Notes on Dr. Jekyll and Mr. Hyde in-class essay


Notes on in-class essay on

The Strange Case of

Dr. Jekyll and Mr. Hyde

Mr. Cleon M. McLean

Department of English

Ontario High School

Fabulous example

• Similar to the Romantic painting, “The

Raft of the Medusa”, which invites the viewer to share in the misery of its subjects, just so Stevenson’s novel invites the reader to solve the mystery of the peculiar Mr. Hyde.

Thank you, Brianna Villapando

MLA Documentation Style

In a tête-à-tête (a private conversation) with Mr. Enfield,

Mr. Utterson says of Mr. Hyde,

If he be Mr. Hyde…I shall be

Mr. Seek


Stevenson 5



MLA Documentation Style

The venerable Doctor Jekyll must quest to find/have a balanced life, or he will find that

“… between these two [ Dr. Jekyll and Mr.

Hyde ] , I [ Jekyll ] now felt I had to choose

(Stevenson 48).


• Disreputable —having a bad reputation

– E.g., The disreputable Mr. Hyde killed the

Parliamentarian, Mr. Carew.


—commanding respect because of great age or dignity

E.g., The venerable Dr. Jekyll worked like a 14 th century alchemist in his pursuit of the improbable.

• Doppelgänger —a ghostly double or counterpart of a living person.

– E.g., Mr. Hyde is Dr. Jekyll’s doppelgänger.

Vocabulary, continued

• Countenance —appearance, especially the look or expression of the face.

• Disposition —the predominant or prevailing tendency of one's spirits; natural mental and emotional outlook or mood; characteristic attitude.

– E.g.,

Mr. Hyde had a rather unsettling disposition.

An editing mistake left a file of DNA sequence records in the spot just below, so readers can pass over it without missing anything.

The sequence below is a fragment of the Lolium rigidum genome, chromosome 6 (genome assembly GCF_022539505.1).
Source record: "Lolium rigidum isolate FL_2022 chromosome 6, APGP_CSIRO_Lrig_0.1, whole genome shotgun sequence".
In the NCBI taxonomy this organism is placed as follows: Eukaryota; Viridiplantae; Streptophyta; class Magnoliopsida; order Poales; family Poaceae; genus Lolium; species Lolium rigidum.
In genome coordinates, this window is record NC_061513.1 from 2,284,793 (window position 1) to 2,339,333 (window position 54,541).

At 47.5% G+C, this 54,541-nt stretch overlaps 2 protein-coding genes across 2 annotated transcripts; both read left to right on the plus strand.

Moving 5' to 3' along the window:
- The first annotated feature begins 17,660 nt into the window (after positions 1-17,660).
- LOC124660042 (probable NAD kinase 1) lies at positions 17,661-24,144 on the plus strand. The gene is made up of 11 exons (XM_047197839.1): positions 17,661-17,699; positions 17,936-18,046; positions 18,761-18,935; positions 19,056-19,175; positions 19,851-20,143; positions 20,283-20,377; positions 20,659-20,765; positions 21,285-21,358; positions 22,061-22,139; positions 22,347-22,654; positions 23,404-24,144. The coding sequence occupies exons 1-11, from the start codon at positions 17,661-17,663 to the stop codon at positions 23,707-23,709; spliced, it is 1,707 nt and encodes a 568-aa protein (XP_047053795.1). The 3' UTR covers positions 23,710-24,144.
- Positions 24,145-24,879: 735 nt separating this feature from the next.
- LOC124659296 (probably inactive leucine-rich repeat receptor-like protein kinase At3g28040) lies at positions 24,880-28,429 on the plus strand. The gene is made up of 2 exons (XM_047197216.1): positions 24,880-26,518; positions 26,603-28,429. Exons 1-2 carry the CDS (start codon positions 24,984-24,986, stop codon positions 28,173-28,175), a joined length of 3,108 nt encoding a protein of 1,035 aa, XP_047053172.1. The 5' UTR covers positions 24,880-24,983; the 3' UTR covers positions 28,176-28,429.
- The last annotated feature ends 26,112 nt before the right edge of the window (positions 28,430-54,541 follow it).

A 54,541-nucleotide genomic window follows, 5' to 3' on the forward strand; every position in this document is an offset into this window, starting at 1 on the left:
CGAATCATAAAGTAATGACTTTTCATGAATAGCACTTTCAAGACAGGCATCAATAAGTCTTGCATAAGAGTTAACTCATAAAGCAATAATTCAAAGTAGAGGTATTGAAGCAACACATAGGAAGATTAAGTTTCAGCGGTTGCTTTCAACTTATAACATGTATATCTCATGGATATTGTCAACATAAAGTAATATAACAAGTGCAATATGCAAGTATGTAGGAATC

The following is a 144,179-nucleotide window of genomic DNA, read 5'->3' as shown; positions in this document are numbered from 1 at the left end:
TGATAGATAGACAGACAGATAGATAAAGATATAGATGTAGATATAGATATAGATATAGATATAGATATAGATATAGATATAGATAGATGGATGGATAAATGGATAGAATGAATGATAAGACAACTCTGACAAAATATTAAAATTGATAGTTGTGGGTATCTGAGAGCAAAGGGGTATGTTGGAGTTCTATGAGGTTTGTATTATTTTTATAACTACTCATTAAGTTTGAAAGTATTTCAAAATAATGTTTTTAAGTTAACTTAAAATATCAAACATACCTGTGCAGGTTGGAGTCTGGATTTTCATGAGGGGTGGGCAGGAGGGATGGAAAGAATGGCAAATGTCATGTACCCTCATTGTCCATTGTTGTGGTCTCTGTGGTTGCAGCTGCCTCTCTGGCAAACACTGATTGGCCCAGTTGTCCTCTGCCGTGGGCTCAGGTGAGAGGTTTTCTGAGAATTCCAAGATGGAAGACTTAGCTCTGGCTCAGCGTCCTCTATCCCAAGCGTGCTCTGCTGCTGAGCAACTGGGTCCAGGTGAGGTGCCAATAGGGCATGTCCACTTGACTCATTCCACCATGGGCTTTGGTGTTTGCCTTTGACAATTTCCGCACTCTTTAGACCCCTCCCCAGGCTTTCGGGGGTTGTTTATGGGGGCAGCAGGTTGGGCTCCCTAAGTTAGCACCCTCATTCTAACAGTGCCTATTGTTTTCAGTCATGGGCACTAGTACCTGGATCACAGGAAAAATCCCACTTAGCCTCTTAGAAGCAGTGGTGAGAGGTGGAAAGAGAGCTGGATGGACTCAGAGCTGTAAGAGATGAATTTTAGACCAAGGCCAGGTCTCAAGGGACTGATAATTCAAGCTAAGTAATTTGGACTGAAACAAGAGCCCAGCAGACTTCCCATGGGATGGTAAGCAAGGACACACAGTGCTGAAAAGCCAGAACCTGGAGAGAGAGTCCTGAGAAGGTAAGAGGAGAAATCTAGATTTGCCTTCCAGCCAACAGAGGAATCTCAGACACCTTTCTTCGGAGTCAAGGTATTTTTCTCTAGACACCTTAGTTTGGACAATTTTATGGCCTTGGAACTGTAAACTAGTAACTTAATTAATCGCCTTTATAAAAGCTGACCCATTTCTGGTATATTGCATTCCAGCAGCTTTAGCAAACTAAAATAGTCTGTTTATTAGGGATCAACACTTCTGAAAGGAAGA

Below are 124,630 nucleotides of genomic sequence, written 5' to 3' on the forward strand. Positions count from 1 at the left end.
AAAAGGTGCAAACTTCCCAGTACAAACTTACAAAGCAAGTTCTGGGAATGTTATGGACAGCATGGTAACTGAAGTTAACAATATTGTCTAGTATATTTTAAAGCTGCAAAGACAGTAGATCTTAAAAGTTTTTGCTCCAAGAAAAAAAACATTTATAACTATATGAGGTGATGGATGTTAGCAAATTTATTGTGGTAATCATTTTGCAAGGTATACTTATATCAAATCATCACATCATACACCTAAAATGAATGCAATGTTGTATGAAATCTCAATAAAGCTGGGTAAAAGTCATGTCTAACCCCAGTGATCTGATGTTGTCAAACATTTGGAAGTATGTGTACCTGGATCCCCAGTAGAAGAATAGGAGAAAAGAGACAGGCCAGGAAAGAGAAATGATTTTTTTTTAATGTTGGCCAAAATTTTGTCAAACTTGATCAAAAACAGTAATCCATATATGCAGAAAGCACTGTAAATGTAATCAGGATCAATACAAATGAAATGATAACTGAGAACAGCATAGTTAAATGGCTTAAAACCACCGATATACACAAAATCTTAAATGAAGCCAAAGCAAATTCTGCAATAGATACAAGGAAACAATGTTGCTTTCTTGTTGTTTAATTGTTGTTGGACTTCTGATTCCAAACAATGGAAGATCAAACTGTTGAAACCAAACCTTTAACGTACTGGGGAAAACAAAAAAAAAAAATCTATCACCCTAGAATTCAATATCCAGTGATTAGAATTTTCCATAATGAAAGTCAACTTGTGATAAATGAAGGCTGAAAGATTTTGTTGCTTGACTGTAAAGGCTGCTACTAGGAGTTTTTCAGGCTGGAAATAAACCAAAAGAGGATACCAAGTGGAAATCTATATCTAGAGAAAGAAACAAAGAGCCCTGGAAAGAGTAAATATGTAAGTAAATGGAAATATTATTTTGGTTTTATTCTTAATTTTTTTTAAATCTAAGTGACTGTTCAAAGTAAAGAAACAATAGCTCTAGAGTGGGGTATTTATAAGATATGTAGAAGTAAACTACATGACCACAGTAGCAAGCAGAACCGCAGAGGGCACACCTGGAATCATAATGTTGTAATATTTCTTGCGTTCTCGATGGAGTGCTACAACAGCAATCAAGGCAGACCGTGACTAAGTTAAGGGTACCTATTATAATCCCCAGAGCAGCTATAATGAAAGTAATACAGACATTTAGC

• Paradigm — an example serving as a model; an exemplar.

– The archangel Michael and fallen-angel Satan are a paradigm for the Dr. Jekyll and Mr. Hyde contrast, respectively.



—to be in solitude; hermitlike


—to dispose of personal position by last will.

– E.g., Dr. Jekyll bequeathed his estate to

Mr. Hyde.

Modes of Persuasions

• Pathos (emotional appeal, esp. pity)

Logos (logical appeal)

Mythos (underlying system of beliefs)

Ethos (distinguished character sentiment or morality)

• Bathos : From the Greek word for “deep,” bathos is the comedy created when, for example, a character who attempts some grand feat, trips and falls.

The Sublime : The idea of loftiness is very much desirable in literary, so the sublime is the sort of ascension (with a mixture of pain and danger) into more than just the beautiful.


• Sep a rate

Para ll el

• Begi nn ing…not begging

• int e rest

• Where=place= donde

Were=past tense verb= estan

• Convey —means to say


—means to show


• Compare apples with apples!


– WRONG : The Enlightenment Period was a time of logos— i.e., the mind, whereas Romantic writers wrote about mythos— i.e., the heart.

– RIGHT : Enlightenment writers approached literature with a conscious interest in logos

—i.e., the mind; whereas Romantic writers favored mythos —i.e., the heart.


• Do NOT say that the author forces the reader. This is clearly a negative act. Rather, you may say that the author invites/encourages the reader.

Dr. Jekyll is the embodiment of virtues, while Mr. Hyde is evil personified.

Kindly use transitional phrases at the beginning of ALL of your body paragraphs.

This will at least remind the reader that you are conscious of structure.


• What is different about the two sayings:

– Man’s lighter and darker natures. (wrong, because it means man has 2 light and 2 dark sides)

– Man’s light and dark natures.

The reader savors the process of the investigation, for it delves fathoms deeper into the human psyche than the shallow end of the solved mystery.

Axiom: Instant gratification takes too long.


Gothic genre is NOT Victorian! It is


Keep things parallel, especially with respect to Dr. Jekyll and Mr. Hyde.

– WRONG : Dr. Jekyll and Mr. Hyde are bad and good personified.

– RIGHT : Dr. Jekyll and Mr. Hyde are good and bad personified, respectively .


• Capitalize “G” in Gothic

Good: Mr. Hyde is the character that

Better: Mr. Hyde is the character who

Note: You should never use “which” to refer to a person. E.g., The man which is outside.